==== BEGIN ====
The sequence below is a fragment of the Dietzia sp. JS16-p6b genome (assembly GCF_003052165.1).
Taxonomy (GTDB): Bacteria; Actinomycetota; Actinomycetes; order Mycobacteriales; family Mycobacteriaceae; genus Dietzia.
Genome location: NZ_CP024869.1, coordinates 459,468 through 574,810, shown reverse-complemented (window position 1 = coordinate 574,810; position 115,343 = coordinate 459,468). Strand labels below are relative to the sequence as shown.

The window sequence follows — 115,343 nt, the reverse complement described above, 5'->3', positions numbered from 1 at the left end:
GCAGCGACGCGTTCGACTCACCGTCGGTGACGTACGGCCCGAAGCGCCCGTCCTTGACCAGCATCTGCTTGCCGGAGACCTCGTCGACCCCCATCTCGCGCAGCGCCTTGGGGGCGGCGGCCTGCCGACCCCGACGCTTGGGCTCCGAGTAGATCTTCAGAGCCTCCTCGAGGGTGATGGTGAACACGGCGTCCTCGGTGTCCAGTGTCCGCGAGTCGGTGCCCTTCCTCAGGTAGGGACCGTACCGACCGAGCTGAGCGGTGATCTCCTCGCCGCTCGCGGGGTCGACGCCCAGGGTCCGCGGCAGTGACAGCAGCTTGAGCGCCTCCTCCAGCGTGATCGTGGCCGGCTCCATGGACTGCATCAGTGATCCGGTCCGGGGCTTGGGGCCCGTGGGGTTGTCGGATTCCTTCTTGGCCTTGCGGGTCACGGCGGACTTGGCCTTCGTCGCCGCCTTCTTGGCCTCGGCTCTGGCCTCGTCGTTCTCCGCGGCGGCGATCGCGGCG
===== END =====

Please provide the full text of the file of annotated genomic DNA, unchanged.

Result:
The sequence below is a fragment of the Dietzia sp. JS16-p6b genome (assembly GCF_003052165.1).
Taxonomy (GTDB): Bacteria; Actinomycetota; Actinomycetes; order Mycobacteriales; family Mycobacteriaceae; genus Dietzia.
Genome location: NZ_CP024869.1, coordinates 459,468 through 574,810, shown reverse-complemented (window position 1 = coordinate 574,810; position 115,343 = coordinate 459,468). Strand labels below are relative to the sequence as shown.

The window sequence follows — 115,343 nt, the reverse complement described above, 5'->3', positions numbered from 1 at the left end:
GCAGCGACGCGTTCGACTCACCGTCGGTGACGTACGGCCCGAAGCGCCCGTCCTTGACCAGCATCTGCTTGCCGGAGACCTCGTCGACCCCCATCTCGCGCAGCGCCTTGGGGGCGGCGGCCTGCCGACCCCGACGCTTGGGCTCCGAGTAGATCTTCAGAGCCTCCTCGAGGGTGATGGTGAACACGGCGTCCTCGGTGTCCAGTGTCCGCGAGTCGGTGCCCTTCCTCAGGTAGGGACCGTACCGACCGAGCTGAGCGGTGATCTCCTCGCCGCTCGCGGGGTCGACGCCCAGGGTCCGCGGCAGTGACAGCAGCTTGAGCGCCTCCTCCAGCGTGATCGTGGCCGGCTCCATGGACTGCATCAGTGATCCGGTCCGGGGCTTGGGGCCCGTGGGGTTGTCGGATTCCTTCTTGGCCTTGCGGGTCACGGCGGACTTGGCCTTCGTCGCCGCCTTCTTGGCCTCGGCTCTGGCCTCGTCGTTCTCCGCGGCGGCGATCGCGGCG